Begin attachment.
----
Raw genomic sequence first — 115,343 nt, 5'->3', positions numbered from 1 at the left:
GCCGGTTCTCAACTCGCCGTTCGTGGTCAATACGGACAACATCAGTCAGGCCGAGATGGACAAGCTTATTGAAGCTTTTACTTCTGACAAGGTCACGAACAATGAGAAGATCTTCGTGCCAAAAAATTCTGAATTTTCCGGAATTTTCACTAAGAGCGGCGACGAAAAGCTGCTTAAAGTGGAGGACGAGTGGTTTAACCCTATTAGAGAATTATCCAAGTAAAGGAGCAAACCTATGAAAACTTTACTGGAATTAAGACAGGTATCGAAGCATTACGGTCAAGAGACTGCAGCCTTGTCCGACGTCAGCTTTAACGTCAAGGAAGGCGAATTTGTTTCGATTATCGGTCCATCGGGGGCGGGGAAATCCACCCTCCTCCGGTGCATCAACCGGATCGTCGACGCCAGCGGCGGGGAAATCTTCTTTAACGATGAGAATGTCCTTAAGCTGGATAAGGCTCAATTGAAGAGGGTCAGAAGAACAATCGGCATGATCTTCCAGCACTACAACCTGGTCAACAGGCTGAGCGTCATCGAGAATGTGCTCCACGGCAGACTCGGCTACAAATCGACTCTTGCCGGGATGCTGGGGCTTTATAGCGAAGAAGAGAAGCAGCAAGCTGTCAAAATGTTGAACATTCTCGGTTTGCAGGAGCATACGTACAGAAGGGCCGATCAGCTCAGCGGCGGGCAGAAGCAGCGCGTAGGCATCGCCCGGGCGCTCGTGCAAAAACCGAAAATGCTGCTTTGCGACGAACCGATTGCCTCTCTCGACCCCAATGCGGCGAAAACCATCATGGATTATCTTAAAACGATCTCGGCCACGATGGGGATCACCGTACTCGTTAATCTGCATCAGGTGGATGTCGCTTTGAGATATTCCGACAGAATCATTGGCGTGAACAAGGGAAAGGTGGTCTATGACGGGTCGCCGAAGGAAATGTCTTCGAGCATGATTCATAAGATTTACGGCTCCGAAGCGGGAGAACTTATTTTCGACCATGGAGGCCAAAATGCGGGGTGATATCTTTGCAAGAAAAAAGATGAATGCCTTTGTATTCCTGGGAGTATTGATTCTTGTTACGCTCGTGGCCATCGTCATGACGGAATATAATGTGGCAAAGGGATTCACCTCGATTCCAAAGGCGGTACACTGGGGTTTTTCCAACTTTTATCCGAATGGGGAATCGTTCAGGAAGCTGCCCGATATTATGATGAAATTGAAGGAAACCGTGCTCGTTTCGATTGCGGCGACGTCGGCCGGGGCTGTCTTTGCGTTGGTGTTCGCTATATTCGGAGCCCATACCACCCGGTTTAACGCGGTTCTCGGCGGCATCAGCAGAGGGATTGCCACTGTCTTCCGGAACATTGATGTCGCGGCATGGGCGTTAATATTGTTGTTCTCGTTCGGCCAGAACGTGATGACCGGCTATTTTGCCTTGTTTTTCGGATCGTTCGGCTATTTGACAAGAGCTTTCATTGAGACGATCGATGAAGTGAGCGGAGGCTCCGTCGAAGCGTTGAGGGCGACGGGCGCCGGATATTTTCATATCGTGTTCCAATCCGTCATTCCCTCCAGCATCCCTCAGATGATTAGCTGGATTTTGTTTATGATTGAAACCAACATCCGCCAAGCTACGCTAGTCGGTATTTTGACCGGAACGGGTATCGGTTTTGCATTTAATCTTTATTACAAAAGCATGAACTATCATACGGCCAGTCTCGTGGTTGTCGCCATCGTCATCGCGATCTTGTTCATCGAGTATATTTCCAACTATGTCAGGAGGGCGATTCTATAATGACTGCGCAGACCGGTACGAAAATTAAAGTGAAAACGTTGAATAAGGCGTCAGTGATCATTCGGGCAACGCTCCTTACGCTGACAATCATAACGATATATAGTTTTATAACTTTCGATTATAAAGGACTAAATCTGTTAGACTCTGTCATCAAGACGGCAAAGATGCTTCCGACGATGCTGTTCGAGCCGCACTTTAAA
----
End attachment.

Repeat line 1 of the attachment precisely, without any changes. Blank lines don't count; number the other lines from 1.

Raw genomic sequence first — 115,343 nt, 5'->3', positions numbered from 1 at the left: